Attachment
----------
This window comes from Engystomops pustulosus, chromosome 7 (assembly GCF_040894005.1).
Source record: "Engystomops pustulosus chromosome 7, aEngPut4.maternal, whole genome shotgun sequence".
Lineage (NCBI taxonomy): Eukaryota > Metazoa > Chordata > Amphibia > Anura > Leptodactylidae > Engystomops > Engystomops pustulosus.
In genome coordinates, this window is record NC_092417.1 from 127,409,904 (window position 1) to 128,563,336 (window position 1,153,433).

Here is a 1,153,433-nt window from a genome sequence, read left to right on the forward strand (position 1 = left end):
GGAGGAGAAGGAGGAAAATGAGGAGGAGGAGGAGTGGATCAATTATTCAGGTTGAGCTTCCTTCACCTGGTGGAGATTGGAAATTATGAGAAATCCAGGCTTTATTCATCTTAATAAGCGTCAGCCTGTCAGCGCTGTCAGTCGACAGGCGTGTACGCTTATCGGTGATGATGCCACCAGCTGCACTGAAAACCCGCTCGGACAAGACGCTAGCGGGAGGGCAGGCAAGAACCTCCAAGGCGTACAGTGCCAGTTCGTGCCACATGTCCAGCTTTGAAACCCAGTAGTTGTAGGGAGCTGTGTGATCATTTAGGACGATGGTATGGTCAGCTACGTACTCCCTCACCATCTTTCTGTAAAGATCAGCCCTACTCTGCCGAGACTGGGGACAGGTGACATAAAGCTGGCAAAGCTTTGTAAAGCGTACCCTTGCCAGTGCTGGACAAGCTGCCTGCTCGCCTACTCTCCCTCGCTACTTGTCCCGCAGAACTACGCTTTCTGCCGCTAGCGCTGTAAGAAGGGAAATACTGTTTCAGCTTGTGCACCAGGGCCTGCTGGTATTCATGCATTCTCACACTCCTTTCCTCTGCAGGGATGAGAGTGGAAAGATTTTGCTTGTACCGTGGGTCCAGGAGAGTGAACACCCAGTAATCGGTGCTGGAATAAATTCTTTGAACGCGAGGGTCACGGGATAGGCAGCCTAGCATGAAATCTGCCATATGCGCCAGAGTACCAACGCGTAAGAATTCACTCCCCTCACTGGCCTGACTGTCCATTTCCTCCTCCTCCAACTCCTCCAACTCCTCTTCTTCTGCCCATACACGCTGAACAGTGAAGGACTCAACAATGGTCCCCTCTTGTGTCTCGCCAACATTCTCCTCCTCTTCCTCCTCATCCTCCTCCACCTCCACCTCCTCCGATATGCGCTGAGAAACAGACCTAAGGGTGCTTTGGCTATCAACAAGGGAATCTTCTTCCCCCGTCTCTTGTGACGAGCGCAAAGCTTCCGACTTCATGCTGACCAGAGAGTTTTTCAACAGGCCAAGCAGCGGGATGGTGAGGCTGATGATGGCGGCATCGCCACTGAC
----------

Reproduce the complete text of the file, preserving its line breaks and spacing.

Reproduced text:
This window comes from Engystomops pustulosus, chromosome 7 (assembly GCF_040894005.1).
Source record: "Engystomops pustulosus chromosome 7, aEngPut4.maternal, whole genome shotgun sequence".
Lineage (NCBI taxonomy): Eukaryota > Metazoa > Chordata > Amphibia > Anura > Leptodactylidae > Engystomops > Engystomops pustulosus.
In genome coordinates, this window is record NC_092417.1 from 127,409,904 (window position 1) to 128,563,336 (window position 1,153,433).

Here is a 1,153,433-nt window from a genome sequence, read left to right on the forward strand (position 1 = left end):
GGAGGAGAAGGAGGAAAATGAGGAGGAGGAGGAGTGGATCAATTATTCAGGTTGAGCTTCCTTCACCTGGTGGAGATTGGAAATTATGAGAAATCCAGGCTTTATTCATCTTAATAAGCGTCAGCCTGTCAGCGCTGTCAGTCGACAGGCGTGTACGCTTATCGGTGATGATGCCACCAGCTGCACTGAAAACCCGCTCGGACAAGACGCTAGCGGGAGGGCAGGCAAGAACCTCCAAGGCGTACAGTGCCAGTTCGTGCCACATGTCCAGCTTTGAAACCCAGTAGTTGTAGGGAGCTGTGTGATCATTTAGGACGATGGTATGGTCAGCTACGTACTCCCTCACCATCTTTCTGTAAAGATCAGCCCTACTCTGCCGAGACTGGGGACAGGTGACATAAAGCTGGCAAAGCTTTGTAAAGCGTACCCTTGCCAGTGCTGGACAAGCTGCCTGCTCGCCTACTCTCCCTCGCTACTTGTCCCGCAGAACTACGCTTTCTGCCGCTAGCGCTGTAAGAAGGGAAATACTGTTTCAGCTTGTGCACCAGGGCCTGCTGGTATTCATGCATTCTCACACTCCTTTCCTCTGCAGGGATGAGAGTGGAAAGATTTTGCTTGTACCGTGGGTCCAGGAGAGTGAACACCCAGTAATCGGTGCTGGAATAAATTCTTTGAACGCGAGGGTCACGGGATAGGCAGCCTAGCATGAAATCTGCCATATGCGCCAGAGTACCAACGCGTAAGAATTCACTCCCCTCACTGGCCTGACTGTCCATTTCCTCCTCCTCCAACTCCTCCAACTCCTCTTCTTCTGCCCATACACGCTGAACAGTGAAGGACTCAACAATGGTCCCCTCTTGTGTCTCGCCAACATTCTCCTCCTCTTCCTCCTCATCCTCCTCCACCTCCACCTCCTCCGATATGCGCTGAGAAACAGACCTAAGGGTGCTTTGGCTATCAACAAGGGAATCTTCTTCCCCCGTCTCTTGTGACGAGCGCAAAGCTTCCGACTTCATGCTGACCAGAGAGTTTTTCAACAGGCCAAGCAGCGGGATGGTGAGGCTGATGATGGCGGCATCGCCACTGAC